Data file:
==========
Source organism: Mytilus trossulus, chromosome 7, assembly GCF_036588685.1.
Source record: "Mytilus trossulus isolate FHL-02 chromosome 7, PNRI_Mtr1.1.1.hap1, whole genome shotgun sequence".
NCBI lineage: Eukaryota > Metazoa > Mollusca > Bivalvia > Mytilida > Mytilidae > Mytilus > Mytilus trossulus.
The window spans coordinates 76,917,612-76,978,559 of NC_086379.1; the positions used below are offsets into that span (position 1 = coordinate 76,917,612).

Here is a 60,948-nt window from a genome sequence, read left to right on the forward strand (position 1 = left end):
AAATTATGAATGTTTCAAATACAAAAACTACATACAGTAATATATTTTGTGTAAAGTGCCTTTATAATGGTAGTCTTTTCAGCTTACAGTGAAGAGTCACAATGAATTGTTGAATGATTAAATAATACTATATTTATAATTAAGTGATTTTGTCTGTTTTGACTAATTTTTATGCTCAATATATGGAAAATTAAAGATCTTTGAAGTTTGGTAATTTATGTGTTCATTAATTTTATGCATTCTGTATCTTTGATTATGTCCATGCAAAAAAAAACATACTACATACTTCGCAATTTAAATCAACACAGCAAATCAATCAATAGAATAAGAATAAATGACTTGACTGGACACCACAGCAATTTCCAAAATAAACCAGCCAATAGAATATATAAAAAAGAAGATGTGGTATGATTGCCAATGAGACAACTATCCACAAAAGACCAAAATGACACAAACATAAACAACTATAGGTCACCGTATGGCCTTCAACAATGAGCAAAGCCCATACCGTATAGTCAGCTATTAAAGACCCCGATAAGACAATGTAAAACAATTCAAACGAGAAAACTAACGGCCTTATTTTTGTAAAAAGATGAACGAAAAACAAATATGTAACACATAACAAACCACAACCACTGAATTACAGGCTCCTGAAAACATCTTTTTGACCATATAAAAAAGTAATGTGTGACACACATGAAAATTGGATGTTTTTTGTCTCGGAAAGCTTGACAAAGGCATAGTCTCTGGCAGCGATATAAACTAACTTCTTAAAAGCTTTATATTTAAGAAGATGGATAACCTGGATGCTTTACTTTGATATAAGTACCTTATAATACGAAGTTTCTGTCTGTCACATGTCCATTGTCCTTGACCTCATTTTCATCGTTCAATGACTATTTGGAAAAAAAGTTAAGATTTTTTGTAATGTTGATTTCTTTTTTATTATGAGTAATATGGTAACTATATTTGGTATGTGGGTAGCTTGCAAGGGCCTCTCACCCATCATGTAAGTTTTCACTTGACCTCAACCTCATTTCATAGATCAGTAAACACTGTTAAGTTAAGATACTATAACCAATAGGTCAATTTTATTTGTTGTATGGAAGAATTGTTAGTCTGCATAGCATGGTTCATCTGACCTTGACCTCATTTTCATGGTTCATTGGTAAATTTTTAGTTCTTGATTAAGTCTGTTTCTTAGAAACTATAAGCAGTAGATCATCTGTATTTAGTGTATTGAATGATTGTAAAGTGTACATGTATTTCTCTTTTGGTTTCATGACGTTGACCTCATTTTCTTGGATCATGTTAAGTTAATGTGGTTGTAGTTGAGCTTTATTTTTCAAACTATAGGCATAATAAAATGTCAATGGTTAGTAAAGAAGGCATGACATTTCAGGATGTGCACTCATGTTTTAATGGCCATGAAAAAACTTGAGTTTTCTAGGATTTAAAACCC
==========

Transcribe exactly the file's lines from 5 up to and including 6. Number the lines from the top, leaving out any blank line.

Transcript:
Here is a 60,948-nt window from a genome sequence, read left to right on the forward strand (position 1 = left end):
AAATTATGAATGTTTCAAATACAAAAACTACATACAGTAATATATTTTGTGTAAAGTGCCTTTATAATGGTAGTCTTTTCAGCTTACAGTGAAGAGTCACAATGAATTGTTGAATGATTAAATAATACTATATTTATAATTAAGTGATTTTGTCTGTTTTGACTAATTTTTATGCTCAATATATGGAAAATTAAAGATCTTTGAAGTTTGGTAATTTATGTGTTCATTAATTTTATGCATTCTGTATCTTTGATTATGTCCATGCAAAAAAAAACATACTACATACTTCGCAATTTAAATCAACACAGCAAATCAATCAATAGAATAAGAATAAATGACTTGACTGGACACCACAGCAATTTCCAAAATAAACCAGCCAATAGAATATATAAAAAAGAAGATGTGGTATGATTGCCAATGAGACAACTATCCACAAAAGACCAAAATGACACAAACATAAACAACTATAGGTCACCGTATGGCCTTCAACAATGAGCAAAGCCCATACCGTATAGTCAGCTATTAAAGACCCCGATAAGACAATGTAAAACAATTCAAACGAGAAAACTAACGGCCTTATTTTTGTAAAAAGATGAACGAAAAACAAATATGTAACACATAACAAACCACAACCACTGAATTACAGGCTCCTGAAAACATCTTTTTGACCATATAAAAAAGTAATGTGTGACACACATGAAAATTGGATGTTTTTTGTCTCGGAAAGCTTGACAAAGGCATAGTCTCTGGCAGCGATATAAACTAACTTCTTAAAAGCTTTATATTTAAGAAGATGGATAACCTGGATGCTTTACTTTGATATAAGTACCTTATAATACGAAGTTTCTGTCTGTCACATGTCCATTGTCCTTGACCTCATTTTCATCGTTCAATGACTATTTGGAAAAAAAGTTAAGATTTTTTGTAATGTTGATTTCTTTTTTATTATGAGTAATATGGTAACTATATTTGGTATGTGGGTAGCTTGCAAGGGCCTCTCACCCATCATGTAAGTTTTCACTTGACCTCAACCTCATTTCATAGATCAGTAAACACTGTTAAGTTAAGATACTATAACCAATAGGTCAATTTTATTTGTTGTATGGAAGAATTGTTAGTCTGCATAGCATGGTTCATCTGACCTTGACCTCATTTTCATGGTTCATTGGTAAATTTTTAGTTCTTGATTAAGTCTGTTTCTTAGAAACTATAAGCAGTAGATCATCTGTATTTAGTGTATTGAATGATTGTAAAGTGTACATGTATTTCTCTTTTGGTTTCATGACGTTGACCTCATTTTCTTGGATCATGTTAAGTTAATGTGGTTGTAGTTGAGCTTTATTTTTCAAACTATAGGCATAATAAAATGTCAATGGTTAGTAAAGAAGGCATGACATTTCAGGATGTGCACTCATGTTTTAATGGCCATGAAAAAACTTGAGTTTTCTAGGATTTAAAACCC